Americans’ Perspectives on New Retirement Realities and the Longevity Bonus

Last year Merrill Lynch Wealth Management partnered with Age Wave to study the change baby boomers have brought to today’s retirement  With people living and often working longer than any preceding generation, this study examines their perspectives about preparing for retirement and living the best life that they can during their later years.

 The study reveals new insights into people’s approaches to and thoughts about retirement, including:

•         Reinvention: Today’s retirees aren’t retiring — they’re moving on to explore new options, pursue old dreams and live life to the fullest. They’re seeing the longevity bonus as a chance to devote energy to pursuits they may not have had the time or freedom to chase during the “career” portion of their lives, to stay stimulated, and to strengthen and expand their social network.

•         Connectivity: The “Me Generation” is becoming the “Us Generation.” Today’s retirees are finding comfort, meaning and safety in connections — family, friends, communities and trusted guides.

•         Traditional Values: Today’s retirees are defining happiness not in terms of dollars but in terms of new experiences, peace of mind, helping family and making a difference.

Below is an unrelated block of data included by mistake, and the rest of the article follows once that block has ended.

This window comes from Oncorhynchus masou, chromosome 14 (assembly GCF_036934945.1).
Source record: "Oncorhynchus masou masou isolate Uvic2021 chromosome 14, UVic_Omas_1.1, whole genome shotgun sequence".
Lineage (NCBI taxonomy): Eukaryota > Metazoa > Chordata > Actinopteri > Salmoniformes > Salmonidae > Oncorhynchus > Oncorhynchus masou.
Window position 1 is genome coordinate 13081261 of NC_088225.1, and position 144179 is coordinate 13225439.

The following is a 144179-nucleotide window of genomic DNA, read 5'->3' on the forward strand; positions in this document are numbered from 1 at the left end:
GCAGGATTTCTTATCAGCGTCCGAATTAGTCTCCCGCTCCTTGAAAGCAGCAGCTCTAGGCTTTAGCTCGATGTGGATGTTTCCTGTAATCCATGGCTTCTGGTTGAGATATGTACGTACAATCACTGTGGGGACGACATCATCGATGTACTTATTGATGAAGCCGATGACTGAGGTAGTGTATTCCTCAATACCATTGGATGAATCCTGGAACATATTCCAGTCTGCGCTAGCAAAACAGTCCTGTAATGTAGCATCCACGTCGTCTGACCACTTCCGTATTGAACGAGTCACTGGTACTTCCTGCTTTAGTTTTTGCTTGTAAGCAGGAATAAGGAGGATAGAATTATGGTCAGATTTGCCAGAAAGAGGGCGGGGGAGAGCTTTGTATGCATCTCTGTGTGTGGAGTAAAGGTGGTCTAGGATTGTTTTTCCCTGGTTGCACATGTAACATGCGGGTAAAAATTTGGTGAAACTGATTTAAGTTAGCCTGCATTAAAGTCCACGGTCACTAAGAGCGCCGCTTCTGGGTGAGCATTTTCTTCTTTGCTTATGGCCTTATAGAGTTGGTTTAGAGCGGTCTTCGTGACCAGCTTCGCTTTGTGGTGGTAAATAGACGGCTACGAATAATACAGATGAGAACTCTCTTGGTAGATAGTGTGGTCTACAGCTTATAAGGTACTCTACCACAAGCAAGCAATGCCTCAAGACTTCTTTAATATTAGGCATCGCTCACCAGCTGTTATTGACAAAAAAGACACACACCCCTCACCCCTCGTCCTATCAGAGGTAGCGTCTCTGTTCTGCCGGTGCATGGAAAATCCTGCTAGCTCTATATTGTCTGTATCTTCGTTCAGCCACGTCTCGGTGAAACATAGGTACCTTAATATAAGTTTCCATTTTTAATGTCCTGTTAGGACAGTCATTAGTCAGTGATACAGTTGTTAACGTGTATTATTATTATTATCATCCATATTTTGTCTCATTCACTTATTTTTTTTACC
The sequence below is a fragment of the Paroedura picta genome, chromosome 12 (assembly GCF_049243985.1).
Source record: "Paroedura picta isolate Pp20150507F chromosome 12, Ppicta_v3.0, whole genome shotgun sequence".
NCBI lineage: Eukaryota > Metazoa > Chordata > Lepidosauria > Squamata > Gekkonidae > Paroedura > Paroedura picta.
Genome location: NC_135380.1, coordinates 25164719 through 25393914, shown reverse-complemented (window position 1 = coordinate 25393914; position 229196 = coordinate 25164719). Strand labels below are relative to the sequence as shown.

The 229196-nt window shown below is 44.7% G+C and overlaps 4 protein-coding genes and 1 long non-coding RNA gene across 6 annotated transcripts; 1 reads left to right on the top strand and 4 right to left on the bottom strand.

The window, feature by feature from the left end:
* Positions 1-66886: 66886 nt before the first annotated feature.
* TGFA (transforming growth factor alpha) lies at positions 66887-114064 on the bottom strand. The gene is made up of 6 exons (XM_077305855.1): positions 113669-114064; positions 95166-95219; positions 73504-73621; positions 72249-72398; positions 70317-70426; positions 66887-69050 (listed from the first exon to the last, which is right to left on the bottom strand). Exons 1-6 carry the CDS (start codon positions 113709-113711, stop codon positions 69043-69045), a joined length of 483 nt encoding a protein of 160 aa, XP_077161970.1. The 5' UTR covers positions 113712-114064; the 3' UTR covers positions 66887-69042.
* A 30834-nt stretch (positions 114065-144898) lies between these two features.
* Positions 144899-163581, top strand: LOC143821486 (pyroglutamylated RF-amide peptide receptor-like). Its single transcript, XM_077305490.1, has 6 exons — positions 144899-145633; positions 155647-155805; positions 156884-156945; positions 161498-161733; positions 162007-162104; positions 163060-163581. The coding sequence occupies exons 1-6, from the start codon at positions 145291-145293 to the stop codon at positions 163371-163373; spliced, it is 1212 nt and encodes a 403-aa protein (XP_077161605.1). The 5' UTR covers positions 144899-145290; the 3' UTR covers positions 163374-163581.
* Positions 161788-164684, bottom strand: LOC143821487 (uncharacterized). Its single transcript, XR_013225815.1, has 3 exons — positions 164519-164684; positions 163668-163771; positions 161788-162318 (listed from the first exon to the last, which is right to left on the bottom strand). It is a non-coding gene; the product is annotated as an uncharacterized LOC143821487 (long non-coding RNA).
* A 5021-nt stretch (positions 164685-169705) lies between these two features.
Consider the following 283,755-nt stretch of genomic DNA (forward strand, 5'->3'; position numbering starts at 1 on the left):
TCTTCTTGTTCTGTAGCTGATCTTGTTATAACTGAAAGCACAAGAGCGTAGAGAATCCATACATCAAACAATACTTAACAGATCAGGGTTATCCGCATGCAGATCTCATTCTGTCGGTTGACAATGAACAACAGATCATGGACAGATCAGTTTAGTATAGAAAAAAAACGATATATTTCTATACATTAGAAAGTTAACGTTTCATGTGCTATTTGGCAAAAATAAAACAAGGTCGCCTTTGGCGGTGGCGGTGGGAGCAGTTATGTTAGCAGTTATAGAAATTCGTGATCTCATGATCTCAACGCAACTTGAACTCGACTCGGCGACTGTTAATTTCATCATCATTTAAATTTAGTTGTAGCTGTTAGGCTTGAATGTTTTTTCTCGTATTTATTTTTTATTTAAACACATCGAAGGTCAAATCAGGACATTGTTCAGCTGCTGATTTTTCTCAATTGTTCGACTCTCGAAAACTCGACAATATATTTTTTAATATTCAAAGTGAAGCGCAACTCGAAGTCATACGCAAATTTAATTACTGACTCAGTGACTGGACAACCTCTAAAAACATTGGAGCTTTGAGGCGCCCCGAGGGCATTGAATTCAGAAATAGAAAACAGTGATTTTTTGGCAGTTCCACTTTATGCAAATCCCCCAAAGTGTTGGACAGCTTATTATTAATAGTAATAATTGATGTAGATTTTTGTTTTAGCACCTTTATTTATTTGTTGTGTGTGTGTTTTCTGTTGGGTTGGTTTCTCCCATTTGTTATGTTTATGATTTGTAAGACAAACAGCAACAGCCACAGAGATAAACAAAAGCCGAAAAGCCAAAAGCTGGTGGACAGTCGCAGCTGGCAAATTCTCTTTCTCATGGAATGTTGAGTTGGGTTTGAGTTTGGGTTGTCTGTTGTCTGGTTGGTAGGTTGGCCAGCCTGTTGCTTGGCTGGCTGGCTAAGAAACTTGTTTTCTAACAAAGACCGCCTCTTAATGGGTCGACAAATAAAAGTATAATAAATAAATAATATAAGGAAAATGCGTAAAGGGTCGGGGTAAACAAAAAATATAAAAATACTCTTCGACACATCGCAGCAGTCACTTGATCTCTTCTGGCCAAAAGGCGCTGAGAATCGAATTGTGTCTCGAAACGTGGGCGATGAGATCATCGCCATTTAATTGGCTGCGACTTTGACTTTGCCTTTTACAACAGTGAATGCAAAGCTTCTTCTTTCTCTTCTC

What are people worrying about? The Study found five major areas of concern:

•         Health Disruptions: Health problems and the cost of healthcare now top the list of retirement worries — and even more so among the affluent. Yet just one in nine pre-retirees is completely confident in their ability to pay for their retirement healthcare expenses.

•         Falling Short: People don’t know exactly how long they will live and feel insecure about their ability to support a very long life. They do not want to be a burden on their families and do not want to sacrifice too much quality of life. They also fear being lonely.

•         New Family Interdependencies: In today’s uncertain economy — where one or more family members may be struggling financially — balancing an individual’s or couple’s retirement needs with the needs of parents, siblings, children and grandchildren is a growing and complicated challenge. And partly because of these family complexities, most couples now want to share responsibility equally when making major financial decisions.

•         Home & Community: People are concerned about where they should live in retirement, as well as finding ideal accommodations for their parents.

•         Search for Guidance: Because of shifts away from pensions and strains on entitlement plans, Boomers recognize they must be more self-reliant. But they are in uncharted territory and feel they need guidance.

To read the complete study click here.

Posted: June 13, 2014